Editorial Feature

Corrosion Fatigue - Metallic Corrosion

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In a corrosive environment, fatigue constitutes metallic corrosion. This means that there is a premature surface degradation of a particular material, bringing about a shorter time for nucleation.

 

In addition to the problems that can occur with stress corrosion cracking (SCC) due to the effects of static stress, in many situations, the applied stresses are cyclic as a result of mechanical or thermal effects.

 

Under non-corrosive conditions, cyclic or varying stress levels can result in fatigue damage at surfaces and ultimately lead to the growth of fatigue cracks and even failure. Under corrosive conditions, fatigue cracks may be initiated, at corrosion pits for example, at a much earlier stage during service life. These cracks may grow faster in the corrosive environment. Importantly, stress corrosion causes intergranular cracks, while corrosion fatigue is associated with transgranular cracks.

 

The combined effect of both corrosion and fatigue will, therefore, be responsible for failure after a smaller number of stress cycles under these conditions, which is comparable to that which would be expected in a non-corrosive situation.

 

In ferrous alloys, a fatigue (endurance) limit is obtained under non-corrosive fatigue conditions. At stress levels below this limit, fatigue failure is not expected. Corrosive conditions remove this limit, thereby giving the possibility of failure even at low levels of stress.

 

The fatigue life accepted as a maximum stress value is also referred to as fatigue strength. Fatigue strength is decreased anytime a material is put into hostile conditions. Accurately calculating the odds of corrosion fatigue requires the consideration of environmental, stress and metallurgical variables.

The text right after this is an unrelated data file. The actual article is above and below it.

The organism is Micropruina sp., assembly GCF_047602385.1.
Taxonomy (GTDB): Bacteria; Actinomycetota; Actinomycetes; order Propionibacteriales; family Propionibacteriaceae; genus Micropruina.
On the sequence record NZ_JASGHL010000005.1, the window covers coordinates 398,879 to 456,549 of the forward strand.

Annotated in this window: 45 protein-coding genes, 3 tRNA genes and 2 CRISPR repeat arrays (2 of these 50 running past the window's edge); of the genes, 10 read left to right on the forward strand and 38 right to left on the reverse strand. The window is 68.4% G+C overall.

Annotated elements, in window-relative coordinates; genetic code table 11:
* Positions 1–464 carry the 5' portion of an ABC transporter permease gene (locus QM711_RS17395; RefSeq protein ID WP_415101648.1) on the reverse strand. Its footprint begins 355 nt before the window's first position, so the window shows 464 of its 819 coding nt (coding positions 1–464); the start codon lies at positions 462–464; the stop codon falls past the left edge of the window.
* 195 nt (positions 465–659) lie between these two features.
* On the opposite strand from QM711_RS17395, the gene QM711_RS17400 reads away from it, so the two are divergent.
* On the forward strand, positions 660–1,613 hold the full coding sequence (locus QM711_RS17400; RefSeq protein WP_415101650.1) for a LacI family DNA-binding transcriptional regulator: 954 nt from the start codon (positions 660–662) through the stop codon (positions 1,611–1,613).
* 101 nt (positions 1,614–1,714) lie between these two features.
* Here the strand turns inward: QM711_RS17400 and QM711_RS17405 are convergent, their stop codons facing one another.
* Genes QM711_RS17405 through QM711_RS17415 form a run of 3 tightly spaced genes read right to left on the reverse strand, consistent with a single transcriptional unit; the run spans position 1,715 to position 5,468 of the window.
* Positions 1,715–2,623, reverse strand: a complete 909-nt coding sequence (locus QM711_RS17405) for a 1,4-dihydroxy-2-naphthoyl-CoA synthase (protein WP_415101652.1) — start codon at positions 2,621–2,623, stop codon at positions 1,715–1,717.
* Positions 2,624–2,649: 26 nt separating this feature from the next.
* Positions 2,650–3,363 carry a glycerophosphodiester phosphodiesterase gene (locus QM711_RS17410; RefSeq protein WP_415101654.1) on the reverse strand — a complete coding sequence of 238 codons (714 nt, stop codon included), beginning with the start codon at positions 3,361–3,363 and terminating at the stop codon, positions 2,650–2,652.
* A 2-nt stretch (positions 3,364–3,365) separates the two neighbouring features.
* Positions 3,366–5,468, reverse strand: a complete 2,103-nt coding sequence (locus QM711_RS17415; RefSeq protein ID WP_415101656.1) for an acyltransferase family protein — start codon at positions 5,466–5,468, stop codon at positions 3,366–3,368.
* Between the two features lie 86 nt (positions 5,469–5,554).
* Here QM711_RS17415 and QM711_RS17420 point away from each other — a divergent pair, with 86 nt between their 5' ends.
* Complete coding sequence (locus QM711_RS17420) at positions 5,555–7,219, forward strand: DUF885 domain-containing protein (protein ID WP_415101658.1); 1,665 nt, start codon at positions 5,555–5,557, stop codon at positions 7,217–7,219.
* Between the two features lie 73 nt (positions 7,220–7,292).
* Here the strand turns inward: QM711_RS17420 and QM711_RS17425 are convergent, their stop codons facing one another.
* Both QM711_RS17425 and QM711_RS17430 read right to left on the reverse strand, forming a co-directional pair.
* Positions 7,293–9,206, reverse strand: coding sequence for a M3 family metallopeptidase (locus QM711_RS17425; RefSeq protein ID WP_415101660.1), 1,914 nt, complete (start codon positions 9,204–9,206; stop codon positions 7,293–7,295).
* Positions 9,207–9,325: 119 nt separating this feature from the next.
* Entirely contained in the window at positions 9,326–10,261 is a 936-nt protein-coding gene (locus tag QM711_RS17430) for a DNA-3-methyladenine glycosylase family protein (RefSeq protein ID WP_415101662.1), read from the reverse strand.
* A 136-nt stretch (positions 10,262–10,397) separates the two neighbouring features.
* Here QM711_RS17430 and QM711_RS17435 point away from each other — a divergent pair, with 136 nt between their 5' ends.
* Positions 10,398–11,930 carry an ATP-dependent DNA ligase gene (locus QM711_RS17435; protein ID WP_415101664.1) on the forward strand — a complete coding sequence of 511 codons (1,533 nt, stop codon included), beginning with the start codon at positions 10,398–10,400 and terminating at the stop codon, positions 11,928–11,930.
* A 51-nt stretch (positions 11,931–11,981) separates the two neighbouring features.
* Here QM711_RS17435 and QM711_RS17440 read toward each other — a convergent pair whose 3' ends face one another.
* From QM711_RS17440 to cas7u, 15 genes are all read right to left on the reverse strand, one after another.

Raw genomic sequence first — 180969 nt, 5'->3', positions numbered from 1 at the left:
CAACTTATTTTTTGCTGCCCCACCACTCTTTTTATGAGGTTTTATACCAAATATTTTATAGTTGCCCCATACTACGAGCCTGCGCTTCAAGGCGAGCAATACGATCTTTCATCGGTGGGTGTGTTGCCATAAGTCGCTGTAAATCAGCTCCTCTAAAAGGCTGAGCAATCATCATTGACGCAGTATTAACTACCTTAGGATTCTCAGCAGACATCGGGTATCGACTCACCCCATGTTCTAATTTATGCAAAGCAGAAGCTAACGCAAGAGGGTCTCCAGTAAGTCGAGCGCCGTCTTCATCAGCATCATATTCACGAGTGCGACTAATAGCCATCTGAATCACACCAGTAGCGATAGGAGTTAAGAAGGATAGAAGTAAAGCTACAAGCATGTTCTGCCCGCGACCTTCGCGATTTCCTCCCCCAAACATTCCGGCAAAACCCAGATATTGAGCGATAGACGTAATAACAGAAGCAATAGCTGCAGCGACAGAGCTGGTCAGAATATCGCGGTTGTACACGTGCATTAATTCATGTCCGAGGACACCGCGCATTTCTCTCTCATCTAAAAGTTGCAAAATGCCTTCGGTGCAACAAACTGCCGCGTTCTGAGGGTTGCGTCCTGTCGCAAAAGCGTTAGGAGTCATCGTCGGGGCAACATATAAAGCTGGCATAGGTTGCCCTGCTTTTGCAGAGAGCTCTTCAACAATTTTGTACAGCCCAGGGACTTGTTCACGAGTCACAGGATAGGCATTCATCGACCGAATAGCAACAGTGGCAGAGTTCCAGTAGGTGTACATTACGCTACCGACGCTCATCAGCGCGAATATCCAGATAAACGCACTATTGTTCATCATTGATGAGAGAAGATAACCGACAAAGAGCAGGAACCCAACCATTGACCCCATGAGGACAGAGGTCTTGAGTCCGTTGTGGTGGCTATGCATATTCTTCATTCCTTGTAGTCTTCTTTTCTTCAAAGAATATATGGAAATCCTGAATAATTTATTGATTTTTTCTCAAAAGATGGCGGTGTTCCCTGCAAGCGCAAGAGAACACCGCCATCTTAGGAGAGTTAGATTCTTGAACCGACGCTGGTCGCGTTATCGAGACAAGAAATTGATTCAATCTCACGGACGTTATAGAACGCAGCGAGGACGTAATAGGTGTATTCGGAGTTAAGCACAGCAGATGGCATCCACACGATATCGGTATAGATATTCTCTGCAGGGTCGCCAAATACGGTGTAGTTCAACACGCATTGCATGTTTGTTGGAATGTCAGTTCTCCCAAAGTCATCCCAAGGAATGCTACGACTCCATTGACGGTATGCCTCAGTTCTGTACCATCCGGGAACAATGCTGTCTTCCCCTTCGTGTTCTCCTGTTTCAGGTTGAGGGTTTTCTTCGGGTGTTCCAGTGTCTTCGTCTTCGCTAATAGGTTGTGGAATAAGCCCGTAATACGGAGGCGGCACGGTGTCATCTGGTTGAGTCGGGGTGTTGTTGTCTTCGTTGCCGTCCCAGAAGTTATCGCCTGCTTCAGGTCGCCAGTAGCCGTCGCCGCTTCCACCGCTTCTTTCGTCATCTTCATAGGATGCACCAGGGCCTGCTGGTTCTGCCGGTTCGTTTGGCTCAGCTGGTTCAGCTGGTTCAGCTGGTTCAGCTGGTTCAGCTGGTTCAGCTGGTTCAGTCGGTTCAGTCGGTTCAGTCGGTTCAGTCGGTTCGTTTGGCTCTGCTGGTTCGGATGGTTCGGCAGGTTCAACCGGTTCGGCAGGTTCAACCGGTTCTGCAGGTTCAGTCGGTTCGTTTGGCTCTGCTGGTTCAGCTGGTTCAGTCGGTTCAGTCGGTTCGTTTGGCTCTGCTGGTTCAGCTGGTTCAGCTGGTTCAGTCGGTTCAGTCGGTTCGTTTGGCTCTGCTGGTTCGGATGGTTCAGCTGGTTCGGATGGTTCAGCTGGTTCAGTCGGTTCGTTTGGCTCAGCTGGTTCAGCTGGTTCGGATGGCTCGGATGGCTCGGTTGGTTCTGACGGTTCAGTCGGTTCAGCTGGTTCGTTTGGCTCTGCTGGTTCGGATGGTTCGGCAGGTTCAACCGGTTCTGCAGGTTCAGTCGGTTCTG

Corrosion fatigue tends to produce a number of growing cracks, rather than the more normal single crack in fatigue under conditions where corrosion has no influence. The corrosion fatigue cracks usually develop normal to the main tensile stress and do not branch, whereas SCC cracks are highly branched.

 

While the causes and situations surrounding corrosion fatigue can vary widely, the propagation of cracks brought on by corrosion fatigue is caused by common factors. Increasing stress intensity can facilitate crack growth, particularly in cold dry environments.

 

The rate of load frequency can also increase crack growth, with cracking decreasing as frequency increases. In a corrosive environment, increased stress ratio increases crack growth. The electrode potential of an aqueous environment in which corrosion fatigue is occurring has a strong effect on crack propagation. Finally, an environment with significant chemical activity can decrease a metal is resistance to corrosion fatigue, and therefore crack propagation.  

 

Corrosion fatigue fracture surfaces may or may not be coated with corrosion products. However, these effects are entirely dependent upon the relative effects of corrosion and stress. There will be more evidence of corrosion at lower stress levels or lower frequencies of stress cycling as a result of the increased time of exposure. Unlike stress corrosion cracking, corrosion fatigue is a general problem and is not confined to a specific alloy environment combination.

 

Corrosion fatigue assessments are often carried out on materials to determine the possible rate of corrosion fatigue in a particular application, and the potential issues it can cause. For instance, by understanding the crack growth qualities of corrosion fatigue on marine crafts and structures, it is possible to design such things to more efficiently avoid catastrophic failures.

 

Preventing Corrosion Fatigue

 

Corrosion fatigue can be easily mitigated, or even prevented, with a number of solutions.

 

The use of chemical or physical inhibitors and coatings can delay the onset of corrosion fatigue. Measures to reduce or eliminate pressure and vibration on a metallic surface can also significantly reduce corrosion fatigue. Some high-performance alloys are also highly resistant to corrosion fatigue.

 

References and Further Reading

This article was updated on 17th February, 2020.

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